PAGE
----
The issue of the Roma population in Greece remains controversial to date and the case of the little girl Maria who was found at a Roma camp living with a couple who has been charged for her abduction has restored a negative image for them.
Many Roma have been arrested for serious crimes in Greece including robberies, thefts and drug trafficking, but the largest portion of these ‘tortured’ people live very poorly and often segregated from society.
The Greek government has attempted in the past to improve their living conditions without much success and the harsh economic times the country is going through has made their lives worse. What the Roma lack, are incentives!
The last state-run initiative taken to improve their quality of life was in 2010 with the issuance of some bank capital that would help the Roma fight social alienation. However, the past few years have been a barrier to the overall effort.
Some 250,000 Roma live today in Greece, with half them being active members of Greek society. In fact, some of them have permanent job positions, but the majority do not attend preliminary schools.
The Roma in Greece live scattered on the whole territory of the country in some 70 settlements, mainly in the suburbs. Notable centres of Romani life in Greece are Agia Varvara, Athens, which has a very successful Romani community, and Ano Liosia, where conditions are bad.
A large population of Roma also leaves in Thessaly, the region that also includes the town of Farsala where the little girl Maria was recently found.
Some of the most common problems the Romani communities face in Greece include high instances of child labour and abuse, low school attendance, police discrimination, drug use, and drug trafficking.
The party Golden Dawn and other far-right wing extremists have targeted them during recent years.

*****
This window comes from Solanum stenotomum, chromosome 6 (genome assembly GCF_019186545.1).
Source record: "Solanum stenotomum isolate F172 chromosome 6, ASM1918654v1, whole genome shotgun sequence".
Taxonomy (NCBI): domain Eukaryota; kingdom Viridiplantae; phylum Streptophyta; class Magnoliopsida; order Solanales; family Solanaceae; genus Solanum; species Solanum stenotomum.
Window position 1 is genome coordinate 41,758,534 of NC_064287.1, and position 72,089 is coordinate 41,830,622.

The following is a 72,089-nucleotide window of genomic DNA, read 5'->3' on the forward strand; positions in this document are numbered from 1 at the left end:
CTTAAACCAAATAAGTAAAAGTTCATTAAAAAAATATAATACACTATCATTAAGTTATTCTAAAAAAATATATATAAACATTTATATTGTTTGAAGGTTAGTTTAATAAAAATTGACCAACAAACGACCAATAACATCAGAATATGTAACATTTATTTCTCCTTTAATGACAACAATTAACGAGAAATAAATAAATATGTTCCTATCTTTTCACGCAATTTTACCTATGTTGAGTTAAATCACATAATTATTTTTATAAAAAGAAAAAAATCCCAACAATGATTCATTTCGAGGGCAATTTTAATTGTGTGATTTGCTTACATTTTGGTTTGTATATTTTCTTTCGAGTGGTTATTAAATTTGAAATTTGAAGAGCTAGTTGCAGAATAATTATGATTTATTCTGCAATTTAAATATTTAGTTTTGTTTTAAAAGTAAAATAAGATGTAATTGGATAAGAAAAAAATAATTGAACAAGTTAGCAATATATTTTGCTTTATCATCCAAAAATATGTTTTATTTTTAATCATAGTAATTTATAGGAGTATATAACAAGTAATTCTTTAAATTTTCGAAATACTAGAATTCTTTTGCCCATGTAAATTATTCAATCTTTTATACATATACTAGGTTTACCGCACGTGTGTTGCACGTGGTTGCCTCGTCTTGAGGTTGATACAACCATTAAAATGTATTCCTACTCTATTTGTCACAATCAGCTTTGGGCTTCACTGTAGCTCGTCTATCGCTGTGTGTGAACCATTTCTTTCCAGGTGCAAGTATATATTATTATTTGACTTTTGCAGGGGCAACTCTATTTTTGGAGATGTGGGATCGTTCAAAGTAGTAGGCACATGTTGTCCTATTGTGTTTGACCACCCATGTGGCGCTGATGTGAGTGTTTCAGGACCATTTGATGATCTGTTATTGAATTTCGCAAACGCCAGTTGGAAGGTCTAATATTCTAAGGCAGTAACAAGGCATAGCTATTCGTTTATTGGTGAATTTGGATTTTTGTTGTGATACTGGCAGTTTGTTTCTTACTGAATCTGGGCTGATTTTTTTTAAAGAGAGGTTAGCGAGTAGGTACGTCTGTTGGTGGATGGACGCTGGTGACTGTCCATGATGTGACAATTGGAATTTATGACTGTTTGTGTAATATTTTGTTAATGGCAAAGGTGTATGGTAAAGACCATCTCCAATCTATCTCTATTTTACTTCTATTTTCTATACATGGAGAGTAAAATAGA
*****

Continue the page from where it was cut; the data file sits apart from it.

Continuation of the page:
The Roma are most commonly known as “gypsies” in many countries of the world. This rather derogatory term was first given to them by the Greeks, who supposed them to be Egyptian in origin. The term “Roma” is a word widely used by the Romani people. In their dialect it means “man” or “husband”. The history of Roma in Greece goes back to the 15th century when they made their first settlements.
The majority of the Greek Roma are Orthodox Christian and have assumed a Greek identity (language, names) while a small part of them, the Muslim Roma concentrated in Thrace.
On two occasions, the European Committee of Social Rights found Greece to violate the European Social Charter by its policy towards Roma in the field of housing and recently amnesty international released a statement fearing that discrimination against the Roma will escalate because of the case of little Maria, the blonde girl who was found living with a Roma couple that has been charged for her abduction.
Famous Greek Roma artists
Even if many Roma are being accused of illegal activities, like gun smuggling and drug trafficking and even more of them live in poverty, there are several examples of Romani individuales who have excelled or currently are excelling in Greek stardom. Here are some of the most prominent Roma artists:
Manolis Angelopoulos – (1939-1989) a Greek singing legend that had gained the love and respect of his colleagues. Born in Kavala to Roma parents, Aggelopoulos recorded his first song in 1957. Always proud of his origin, he gained popularity during the 1960s singing about love but also topics like Greek refugees and exotic places.
Kostas Hatzis, a famous guitar player and singer, who has been recognized as a major artist and innovative creator of “social” songs. He launched the “guitar-voice” pattern in Greece as well as ballads carrying social messages.
Helen (Lavida) Vitali is considered one of the most important female voices of the past 20 years in Greece. She was born in Athens, within a musically inclined family, and grew up wandering around with her parents.
(Iriri Papafilippaki contributed to this report)